Nicotinic acetylcholine receptors (AChR) are ligand-gated cation channels that are present throughout the nervous system. The ganglionic (α3-type) neuronal AChR mediates fast synaptic transmission in sympathetic, parasympathetic and enteric autonomic ganglia. Autonomic ganglia are an important site of neural integration and regulation of autonomic reflexes. Impaired cholinergic ganglionic synaptic transmission is one important cause of autonomic failure.
Ganglionic AChR antibodies are found in many patients with autoimmune autonomic ganglionopathy (AAG). These antibodies recognize the α3 subunit of the ganglionic AChR, and thus do not bind non-specifically to other nicotinic AChR. Patients with high levels of ganglionic AChR antibodies typically present with rapid onset of severe autonomic failure, with orthostatic hypotension, gastrointestinal dysmotility, anhidrosis, bladder dysfunction and sicca symptoms. Impaired pupillary light reflex is often seen. Like myasthenia gravis, AAG is an antibody-mediated neurological disorder. Antibodies from patients with AAG inhibit ganglionic AChR currents and impair transmission in autonomic ganglia. An animal model of AAG in the rabbit recapitulates the important clinical features of the human disease and provides additional evidence that AAG is an antibody-mediated disorder caused by impairment of synaptic transmission in autonomic ganglia.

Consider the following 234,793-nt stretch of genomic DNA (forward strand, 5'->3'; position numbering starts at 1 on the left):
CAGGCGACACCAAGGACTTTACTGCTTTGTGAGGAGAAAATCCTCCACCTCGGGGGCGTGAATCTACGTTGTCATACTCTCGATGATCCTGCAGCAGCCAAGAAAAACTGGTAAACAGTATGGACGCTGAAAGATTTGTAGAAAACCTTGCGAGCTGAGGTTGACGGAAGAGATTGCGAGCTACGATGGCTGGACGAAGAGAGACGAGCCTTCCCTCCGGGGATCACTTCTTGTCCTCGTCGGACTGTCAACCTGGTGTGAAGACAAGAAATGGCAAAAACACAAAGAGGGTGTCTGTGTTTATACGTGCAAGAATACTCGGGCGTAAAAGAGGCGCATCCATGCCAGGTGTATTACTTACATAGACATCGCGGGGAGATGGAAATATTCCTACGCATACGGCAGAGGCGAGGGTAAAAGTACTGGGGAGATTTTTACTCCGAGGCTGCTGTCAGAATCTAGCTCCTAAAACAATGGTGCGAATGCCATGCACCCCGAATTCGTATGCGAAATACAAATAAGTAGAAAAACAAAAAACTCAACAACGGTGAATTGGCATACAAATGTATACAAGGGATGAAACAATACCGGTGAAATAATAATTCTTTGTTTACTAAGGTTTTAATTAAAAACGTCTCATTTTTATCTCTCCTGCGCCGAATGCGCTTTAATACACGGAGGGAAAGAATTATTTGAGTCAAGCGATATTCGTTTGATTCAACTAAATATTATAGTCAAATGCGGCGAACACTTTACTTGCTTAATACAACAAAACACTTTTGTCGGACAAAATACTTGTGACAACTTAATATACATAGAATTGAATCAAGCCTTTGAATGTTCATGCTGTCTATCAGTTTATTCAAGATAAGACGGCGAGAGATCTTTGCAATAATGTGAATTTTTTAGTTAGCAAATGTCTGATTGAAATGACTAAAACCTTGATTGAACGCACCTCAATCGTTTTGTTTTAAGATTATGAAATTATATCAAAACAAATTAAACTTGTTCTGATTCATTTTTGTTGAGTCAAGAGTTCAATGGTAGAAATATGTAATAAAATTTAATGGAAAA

Keywords: autonomic neuropathy, thymoma, gastrointestinal dysmotility, orthostatic hypotension